November, 2004
Inspection News and Views from the American Society of Home Inspectors

Start Making Sense


How to remove gobbledygook, buzzwords, businesses, techno-babble, jargon and other gibberish from your copy

“We don’t call them tattoos anymore,” said Richard Teerlink, chairman of Harley-Davidson, as the screen behind him showed a bicep emblazoned with what he called a “dermatological graphic” of the Milwaukee motorcycle maker’s familiar symbol.

Of course you don’t, Mr. Teerlink.

Just like we don’t call it “a company,” “talking,” “hiring consultants” or “coming up with ideas” anymore. Now they’re “the enterprise,” “interfacing,” “utilizing change agents” and “ideation.”

Jargon. Buzzwords. Acronyms. They’re things that make your reader go “huh?” And we need to get them out of our copy.

“Bad terminology is the enemy of good thinking,” writes Warren Buffett, CEO, Berkshire Hathaway Inc., in the Securities and Exchange Commission’s Plain English Handbook. “When companies or investment professionals use terms such as ‘EBITDA’ and ‘pro forma,’ they want you to unthinkingly accept concepts that are dangerously flawed.”

That’s why the best communicators are translators. They translate the language of our organizations into the language of our readers.

Avoid buzzword backlash

Translating jargon has never been more important. People are livid about the amount of jargon and buzzwords writers use these days.

You’ve seen the Dilbert cartoons where the staff plays Buzzword Bingo against the pointy-haired boss.

You’ve visited Buzzkiller (, the Website that editors at Forbes, Fortune and other major business publications created to post and poke fun of buzzword-packed press releases.

Perhaps you’re also aware of the rants metro daily editors write about releases that are so discombobulating that even beat reporters can’t follow them. (As PRSA’s national writing coach, I sometimes have the dubious honor of responding to calls from those irate reporters.)

If you need more reasons to translate the gibberish in your copy, consider that jargon:

• Makes your copy longer. Good communicators cut through the clutter in their copy.

• Forces the reader to work harder. Isn’t it your job to translate jargon so your reader doesn’t have to?

• Makes it harder for the media to use your PR materials. Some 85 percent of leading Canadian journalists want to receive PR materials that are clear and easy to understand, according to a study by National Public Relations. Those journalists believe that jargon and poorly written releases frequently “get in the way” of their doing their jobs.

• Illustrates that your organization may be in trouble. There may be a link between jargon and poor business performance, according to a study by Deloitte Consulting. In one test, “Bullfighter,” Deloitte’s software program that tests copy for jargon and muddy language, showed that now-bankrupt energy trader Enron’s language got more and more obscure as the company got deeper in trouble.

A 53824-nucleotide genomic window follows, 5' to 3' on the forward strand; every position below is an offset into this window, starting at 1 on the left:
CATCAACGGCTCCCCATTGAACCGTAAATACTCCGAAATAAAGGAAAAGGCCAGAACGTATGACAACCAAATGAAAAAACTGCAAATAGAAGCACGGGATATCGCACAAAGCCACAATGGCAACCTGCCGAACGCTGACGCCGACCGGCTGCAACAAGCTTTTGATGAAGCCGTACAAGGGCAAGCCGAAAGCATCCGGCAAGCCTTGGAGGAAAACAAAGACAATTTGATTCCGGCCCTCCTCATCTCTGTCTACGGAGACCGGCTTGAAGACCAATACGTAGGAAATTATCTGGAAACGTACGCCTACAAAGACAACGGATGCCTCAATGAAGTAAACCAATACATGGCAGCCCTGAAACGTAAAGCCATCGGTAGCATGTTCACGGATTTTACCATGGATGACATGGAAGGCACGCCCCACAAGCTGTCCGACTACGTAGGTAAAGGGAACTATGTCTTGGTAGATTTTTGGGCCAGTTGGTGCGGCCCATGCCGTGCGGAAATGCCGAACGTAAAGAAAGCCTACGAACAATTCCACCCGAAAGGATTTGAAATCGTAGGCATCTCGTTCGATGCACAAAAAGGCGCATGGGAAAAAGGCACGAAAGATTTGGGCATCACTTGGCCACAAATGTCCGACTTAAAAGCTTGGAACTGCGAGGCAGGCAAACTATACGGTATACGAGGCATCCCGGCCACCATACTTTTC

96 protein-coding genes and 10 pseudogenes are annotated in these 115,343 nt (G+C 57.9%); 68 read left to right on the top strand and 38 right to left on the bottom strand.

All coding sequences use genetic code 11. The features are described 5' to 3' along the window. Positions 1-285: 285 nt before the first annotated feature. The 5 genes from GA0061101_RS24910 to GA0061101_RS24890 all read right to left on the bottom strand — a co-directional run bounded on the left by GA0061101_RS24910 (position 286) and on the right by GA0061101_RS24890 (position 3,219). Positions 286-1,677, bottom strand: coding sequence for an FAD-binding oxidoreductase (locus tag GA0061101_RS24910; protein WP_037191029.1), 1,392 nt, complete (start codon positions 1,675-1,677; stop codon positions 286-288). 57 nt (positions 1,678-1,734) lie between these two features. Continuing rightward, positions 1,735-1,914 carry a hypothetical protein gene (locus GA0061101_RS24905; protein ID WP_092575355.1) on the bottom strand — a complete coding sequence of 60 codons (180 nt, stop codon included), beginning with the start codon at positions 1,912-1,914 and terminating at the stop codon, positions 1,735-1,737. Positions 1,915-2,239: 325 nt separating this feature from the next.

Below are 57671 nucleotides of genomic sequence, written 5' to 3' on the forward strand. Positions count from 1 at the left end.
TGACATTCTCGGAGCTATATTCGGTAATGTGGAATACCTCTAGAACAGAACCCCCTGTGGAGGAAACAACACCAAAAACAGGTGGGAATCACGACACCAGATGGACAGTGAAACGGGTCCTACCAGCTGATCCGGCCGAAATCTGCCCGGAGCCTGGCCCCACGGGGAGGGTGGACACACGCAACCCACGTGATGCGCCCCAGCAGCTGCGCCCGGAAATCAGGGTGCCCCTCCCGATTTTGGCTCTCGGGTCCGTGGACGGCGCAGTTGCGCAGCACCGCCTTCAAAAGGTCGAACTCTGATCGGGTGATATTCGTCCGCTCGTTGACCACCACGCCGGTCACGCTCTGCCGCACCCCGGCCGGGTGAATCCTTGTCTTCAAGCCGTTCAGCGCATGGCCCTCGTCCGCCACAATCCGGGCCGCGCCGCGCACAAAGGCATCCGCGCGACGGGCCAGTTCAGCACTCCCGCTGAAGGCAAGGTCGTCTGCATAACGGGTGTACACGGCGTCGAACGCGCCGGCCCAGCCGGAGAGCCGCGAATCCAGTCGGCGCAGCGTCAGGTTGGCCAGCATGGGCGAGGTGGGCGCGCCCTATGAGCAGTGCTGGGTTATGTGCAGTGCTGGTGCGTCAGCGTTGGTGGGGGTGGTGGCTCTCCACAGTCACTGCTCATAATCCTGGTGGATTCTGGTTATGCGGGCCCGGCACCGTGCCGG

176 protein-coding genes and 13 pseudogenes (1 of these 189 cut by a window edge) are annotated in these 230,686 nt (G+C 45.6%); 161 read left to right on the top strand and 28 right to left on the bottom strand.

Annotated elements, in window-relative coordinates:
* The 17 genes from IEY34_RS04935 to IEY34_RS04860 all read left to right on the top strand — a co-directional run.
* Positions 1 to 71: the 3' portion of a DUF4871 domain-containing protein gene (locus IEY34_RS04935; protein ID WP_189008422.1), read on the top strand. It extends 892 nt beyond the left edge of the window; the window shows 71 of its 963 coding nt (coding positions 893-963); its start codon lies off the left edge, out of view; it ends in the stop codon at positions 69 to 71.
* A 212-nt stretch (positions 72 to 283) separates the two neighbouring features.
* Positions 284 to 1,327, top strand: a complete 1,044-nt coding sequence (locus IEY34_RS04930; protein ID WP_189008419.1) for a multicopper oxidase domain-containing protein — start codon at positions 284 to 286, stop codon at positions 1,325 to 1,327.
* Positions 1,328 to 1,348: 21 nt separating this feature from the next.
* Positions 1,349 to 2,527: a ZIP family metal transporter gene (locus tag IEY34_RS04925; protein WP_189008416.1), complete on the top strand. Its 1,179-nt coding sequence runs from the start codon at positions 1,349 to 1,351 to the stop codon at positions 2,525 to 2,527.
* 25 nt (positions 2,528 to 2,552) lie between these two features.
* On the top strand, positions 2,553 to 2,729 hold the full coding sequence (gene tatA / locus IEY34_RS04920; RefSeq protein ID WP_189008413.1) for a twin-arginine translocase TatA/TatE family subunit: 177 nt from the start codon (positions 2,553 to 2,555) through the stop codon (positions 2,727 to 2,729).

• Demonstrates your ignorance. “When people don’t understand the material, they tend to go more with the original, often too-technical and undigested information from a primary source,” says Neita F. Geilker, Ph.D., who teaches business writing. “A writer who really understands the information can translate it accurately into lay language.” So you think big words make you look intelligent? Think again.

De-garble your copy

How can you get the jargon out? These three techniques will help you get started:

• Define your audience. If you’re writing to insiders — employees, investors and business-to-business (B2B) reporters, for instance — educate them about your language. Define terms in the text, compile glossaries and otherwise make it easy for readers to learn the language of the organization. If you’re writing to outsiders — customers, prospects and the general-interest media, for example — translate. Try using their language exclusively if they don’t need to learn your terms to, say, buy a software program from your organization.

• Recast definitions. The most common way to define terms on first reference is: “Unfamiliar term, familiar term …” But that’s not the most friendly approach. It says, “Term A — which you, being a nitwit — apparently don’t understand, means Term B.” Instead, try: “Familiar term, unfamiliar term …” This is a little more accessible, suggesting, “Term B, which, by the way, we geeks in accounting call term A …”

• Run the B2B test. Writing a release for the trades? Unsure whether a word is an industry term or an in-house term? That’s when Kelly Parthen, PR manager of Agilent Technologies, runs the B2B test. She searches trade publication Web sites for the term in question. If she can’t find it there there, she figures it’s not an industry word and comes up with a more familiar substitute.

Write to be understood

Next time your fingers hit the keyboard, translate jargon. That will help you avoid Alan Greenspan’s problem. The Federal Reserve chairman once told a group of economists: “I guess I should warn you, if I turn out to be particularly clear, you’ve probably misunderstood what I’ve said.”

Translate jargon

Want to learn more about how to get the gobbledygook out of your copy? Check out Ann Wylie’s “Writing That Sells” system: You’ll learn how to get the word out and make your writing more accessible to your readers.

AGet a FREE subscription to Ann’s email newsletter at
Copyright © 2004 Ann Wylie. All rights reserved. Reprinted with permission from Ann Wylie and Publications Management 10.04 (